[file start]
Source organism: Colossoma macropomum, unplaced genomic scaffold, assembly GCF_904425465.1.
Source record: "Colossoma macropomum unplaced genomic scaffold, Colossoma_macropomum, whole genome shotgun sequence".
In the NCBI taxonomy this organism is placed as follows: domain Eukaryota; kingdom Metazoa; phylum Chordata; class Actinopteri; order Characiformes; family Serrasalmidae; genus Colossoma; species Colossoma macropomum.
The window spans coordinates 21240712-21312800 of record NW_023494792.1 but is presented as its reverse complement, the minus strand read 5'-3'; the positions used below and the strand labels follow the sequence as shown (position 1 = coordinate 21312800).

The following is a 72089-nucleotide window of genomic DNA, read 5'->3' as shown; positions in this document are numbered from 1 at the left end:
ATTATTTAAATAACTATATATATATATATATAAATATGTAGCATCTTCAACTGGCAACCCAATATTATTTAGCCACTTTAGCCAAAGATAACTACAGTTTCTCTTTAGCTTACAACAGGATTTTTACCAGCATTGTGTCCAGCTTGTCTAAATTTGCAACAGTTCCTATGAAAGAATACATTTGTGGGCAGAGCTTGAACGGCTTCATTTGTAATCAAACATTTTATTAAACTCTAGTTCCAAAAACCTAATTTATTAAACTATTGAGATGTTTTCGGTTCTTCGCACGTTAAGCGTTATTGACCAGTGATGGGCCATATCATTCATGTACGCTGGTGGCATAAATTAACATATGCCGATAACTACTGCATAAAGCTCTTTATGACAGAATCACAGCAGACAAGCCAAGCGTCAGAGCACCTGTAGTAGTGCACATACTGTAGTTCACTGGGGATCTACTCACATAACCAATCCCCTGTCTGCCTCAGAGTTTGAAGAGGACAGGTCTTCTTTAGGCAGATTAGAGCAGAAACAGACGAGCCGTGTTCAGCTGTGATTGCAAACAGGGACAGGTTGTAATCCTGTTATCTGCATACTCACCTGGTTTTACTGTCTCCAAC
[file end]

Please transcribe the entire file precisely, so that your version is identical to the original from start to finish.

Source organism: Colossoma macropomum, unplaced genomic scaffold, assembly GCF_904425465.1.
Source record: "Colossoma macropomum unplaced genomic scaffold, Colossoma_macropomum, whole genome shotgun sequence".
In the NCBI taxonomy this organism is placed as follows: domain Eukaryota; kingdom Metazoa; phylum Chordata; class Actinopteri; order Characiformes; family Serrasalmidae; genus Colossoma; species Colossoma macropomum.
The window spans coordinates 21240712-21312800 of record NW_023494792.1 but is presented as its reverse complement, the minus strand read 5'-3'; the positions used below and the strand labels follow the sequence as shown (position 1 = coordinate 21312800).

The following is a 72089-nucleotide window of genomic DNA, read 5'->3' as shown; positions in this document are numbered from 1 at the left end:
ATTATTTAAATAACTATATATATATATATATAAATATGTAGCATCTTCAACTGGCAACCCAATATTATTTAGCCACTTTAGCCAAAGATAACTACAGTTTCTCTTTAGCTTACAACAGGATTTTTACCAGCATTGTGTCCAGCTTGTCTAAATTTGCAACAGTTCCTATGAAAGAATACATTTGTGGGCAGAGCTTGAACGGCTTCATTTGTAATCAAACATTTTATTAAACTCTAGTTCCAAAAACCTAATTTATTAAACTATTGAGATGTTTTCGGTTCTTCGCACGTTAAGCGTTATTGACCAGTGATGGGCCATATCATTCATGTACGCTGGTGGCATAAATTAACATATGCCGATAACTACTGCATAAAGCTCTTTATGACAGAATCACAGCAGACAAGCCAAGCGTCAGAGCACCTGTAGTAGTGCACATACTGTAGTTCACTGGGGATCTACTCACATAACCAATCCCCTGTCTGCCTCAGAGTTTGAAGAGGACAGGTCTTCTTTAGGCAGATTAGAGCAGAAACAGACGAGCCGTGTTCAGCTGTGATTGCAAACAGGGACAGGTTGTAATCCTGTTATCTGCATACTCACCTGGTTTTACTGTCTCCAAC